So America will not only continue to lead, we will do so because we must. It's who we are. It's in our DNA. And I want to be sure that as I finish off my term as Secretary of State, and eventually get to a point where I can put my feet up and actually enjoy just being a citizen again, there's a lot of work still to be done. There's not a moment to lose.
And as I head off to another country and go on to all the meetings that I'll be having, I will have the privilege to meet people like those we honor tonight. I will have the privilege to see firsthand what they are doing to advance freedom and opportunity to stand up to injustice, and I will know that America needs to be on their side. We need to continue doing what America does best: solving problems, standing for our values, and making it clear that the future will be just as exciting, filled with potential, as we have enjoyed a past that has given so many of us the opportunities that we sometimes take for granted, but which we are privileged to have as we gather here tonight.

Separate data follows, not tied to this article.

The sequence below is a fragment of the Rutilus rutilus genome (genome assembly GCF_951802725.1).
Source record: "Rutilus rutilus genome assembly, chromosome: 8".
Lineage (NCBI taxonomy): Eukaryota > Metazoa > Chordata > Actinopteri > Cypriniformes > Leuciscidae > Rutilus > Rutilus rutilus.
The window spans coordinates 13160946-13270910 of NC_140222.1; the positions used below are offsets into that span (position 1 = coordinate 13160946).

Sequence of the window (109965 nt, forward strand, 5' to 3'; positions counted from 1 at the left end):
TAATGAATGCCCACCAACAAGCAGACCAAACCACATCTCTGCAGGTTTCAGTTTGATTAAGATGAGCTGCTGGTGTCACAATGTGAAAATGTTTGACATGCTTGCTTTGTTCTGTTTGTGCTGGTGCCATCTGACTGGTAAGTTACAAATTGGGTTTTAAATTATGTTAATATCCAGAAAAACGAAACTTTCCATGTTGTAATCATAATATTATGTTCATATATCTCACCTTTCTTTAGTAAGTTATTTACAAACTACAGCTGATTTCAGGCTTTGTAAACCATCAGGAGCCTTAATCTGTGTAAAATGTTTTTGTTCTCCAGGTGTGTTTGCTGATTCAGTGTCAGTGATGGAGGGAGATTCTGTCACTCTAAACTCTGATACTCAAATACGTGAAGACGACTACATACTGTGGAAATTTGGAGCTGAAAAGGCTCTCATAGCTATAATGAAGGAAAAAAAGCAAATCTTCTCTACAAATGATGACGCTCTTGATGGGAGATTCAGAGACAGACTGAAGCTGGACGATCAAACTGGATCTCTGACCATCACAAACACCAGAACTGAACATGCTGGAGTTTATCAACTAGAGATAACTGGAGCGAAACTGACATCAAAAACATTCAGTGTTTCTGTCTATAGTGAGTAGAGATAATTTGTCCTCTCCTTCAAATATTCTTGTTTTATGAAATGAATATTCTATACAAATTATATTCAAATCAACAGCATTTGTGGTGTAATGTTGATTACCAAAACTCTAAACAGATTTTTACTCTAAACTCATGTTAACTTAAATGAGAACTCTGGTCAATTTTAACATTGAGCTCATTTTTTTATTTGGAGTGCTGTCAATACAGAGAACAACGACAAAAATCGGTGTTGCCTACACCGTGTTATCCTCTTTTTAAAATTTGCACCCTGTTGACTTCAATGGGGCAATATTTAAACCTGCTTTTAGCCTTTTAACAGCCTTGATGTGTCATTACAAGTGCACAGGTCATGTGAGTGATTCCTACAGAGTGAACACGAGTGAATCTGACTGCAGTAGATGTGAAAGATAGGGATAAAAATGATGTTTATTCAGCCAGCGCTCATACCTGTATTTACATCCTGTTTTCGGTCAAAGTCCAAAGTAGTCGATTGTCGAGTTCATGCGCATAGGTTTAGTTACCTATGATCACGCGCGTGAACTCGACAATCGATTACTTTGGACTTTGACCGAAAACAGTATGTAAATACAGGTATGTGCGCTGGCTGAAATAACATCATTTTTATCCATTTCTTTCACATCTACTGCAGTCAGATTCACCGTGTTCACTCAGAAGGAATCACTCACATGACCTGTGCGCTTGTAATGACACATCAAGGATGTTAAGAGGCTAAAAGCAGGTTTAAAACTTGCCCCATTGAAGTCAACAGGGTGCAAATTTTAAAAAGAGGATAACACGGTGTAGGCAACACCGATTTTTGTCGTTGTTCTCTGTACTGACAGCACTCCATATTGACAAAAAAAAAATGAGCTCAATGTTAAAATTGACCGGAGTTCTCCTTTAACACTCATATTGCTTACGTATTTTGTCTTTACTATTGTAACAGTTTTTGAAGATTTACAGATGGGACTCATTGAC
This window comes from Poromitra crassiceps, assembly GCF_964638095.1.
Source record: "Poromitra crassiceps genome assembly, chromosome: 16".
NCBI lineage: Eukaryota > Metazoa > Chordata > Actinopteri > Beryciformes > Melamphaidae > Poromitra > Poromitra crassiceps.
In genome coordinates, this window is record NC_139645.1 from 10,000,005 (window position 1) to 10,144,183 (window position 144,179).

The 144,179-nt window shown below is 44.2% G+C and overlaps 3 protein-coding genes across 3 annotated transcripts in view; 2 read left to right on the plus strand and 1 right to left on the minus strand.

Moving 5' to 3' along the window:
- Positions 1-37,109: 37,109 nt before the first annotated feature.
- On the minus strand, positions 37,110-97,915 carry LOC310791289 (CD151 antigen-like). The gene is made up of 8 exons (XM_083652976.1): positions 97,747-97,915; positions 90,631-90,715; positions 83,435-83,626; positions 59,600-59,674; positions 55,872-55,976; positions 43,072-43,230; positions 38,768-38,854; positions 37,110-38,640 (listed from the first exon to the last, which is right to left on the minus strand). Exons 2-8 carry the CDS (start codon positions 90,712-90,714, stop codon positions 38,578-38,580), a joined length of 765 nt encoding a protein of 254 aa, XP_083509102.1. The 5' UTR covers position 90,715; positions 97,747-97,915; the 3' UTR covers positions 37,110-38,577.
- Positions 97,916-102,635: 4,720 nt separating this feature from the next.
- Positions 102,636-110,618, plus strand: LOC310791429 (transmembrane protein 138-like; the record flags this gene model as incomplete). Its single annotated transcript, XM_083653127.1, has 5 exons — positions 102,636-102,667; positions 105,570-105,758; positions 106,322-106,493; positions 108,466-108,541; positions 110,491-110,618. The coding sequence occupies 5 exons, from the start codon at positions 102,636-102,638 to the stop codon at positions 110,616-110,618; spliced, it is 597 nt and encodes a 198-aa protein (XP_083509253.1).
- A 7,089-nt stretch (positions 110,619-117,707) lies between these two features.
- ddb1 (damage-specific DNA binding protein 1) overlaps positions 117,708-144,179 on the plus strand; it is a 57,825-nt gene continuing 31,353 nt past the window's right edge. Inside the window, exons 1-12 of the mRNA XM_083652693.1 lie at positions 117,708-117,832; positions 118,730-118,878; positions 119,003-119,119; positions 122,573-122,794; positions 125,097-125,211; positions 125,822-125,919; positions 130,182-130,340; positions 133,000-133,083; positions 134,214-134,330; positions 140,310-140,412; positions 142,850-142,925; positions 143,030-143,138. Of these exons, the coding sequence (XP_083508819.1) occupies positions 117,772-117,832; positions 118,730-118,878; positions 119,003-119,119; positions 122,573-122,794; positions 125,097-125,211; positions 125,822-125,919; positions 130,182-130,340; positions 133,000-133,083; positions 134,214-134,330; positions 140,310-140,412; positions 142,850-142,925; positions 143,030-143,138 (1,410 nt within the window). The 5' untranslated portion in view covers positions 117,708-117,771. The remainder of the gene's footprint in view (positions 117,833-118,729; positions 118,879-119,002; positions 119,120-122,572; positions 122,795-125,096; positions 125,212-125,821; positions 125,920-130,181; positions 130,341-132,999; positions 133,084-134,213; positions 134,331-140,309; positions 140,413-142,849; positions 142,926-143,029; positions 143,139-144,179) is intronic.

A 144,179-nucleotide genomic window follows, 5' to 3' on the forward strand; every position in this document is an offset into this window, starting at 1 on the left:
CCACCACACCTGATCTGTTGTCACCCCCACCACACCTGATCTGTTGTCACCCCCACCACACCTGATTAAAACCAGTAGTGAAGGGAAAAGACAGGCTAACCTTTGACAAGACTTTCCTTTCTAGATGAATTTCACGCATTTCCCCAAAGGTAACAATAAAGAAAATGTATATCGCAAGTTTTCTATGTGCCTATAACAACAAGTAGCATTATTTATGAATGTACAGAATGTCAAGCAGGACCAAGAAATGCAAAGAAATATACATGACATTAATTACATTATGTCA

So we need your help to continue this mission, this human mission. And next year when the editors of TIME begin putting together their list, I hope that they, and we, will find a world perhaps a little more peaceful, more prosperous, and more free.
And thanks to all of you for your contributions in making that so. Thank you all. Goodnight. (Applause.)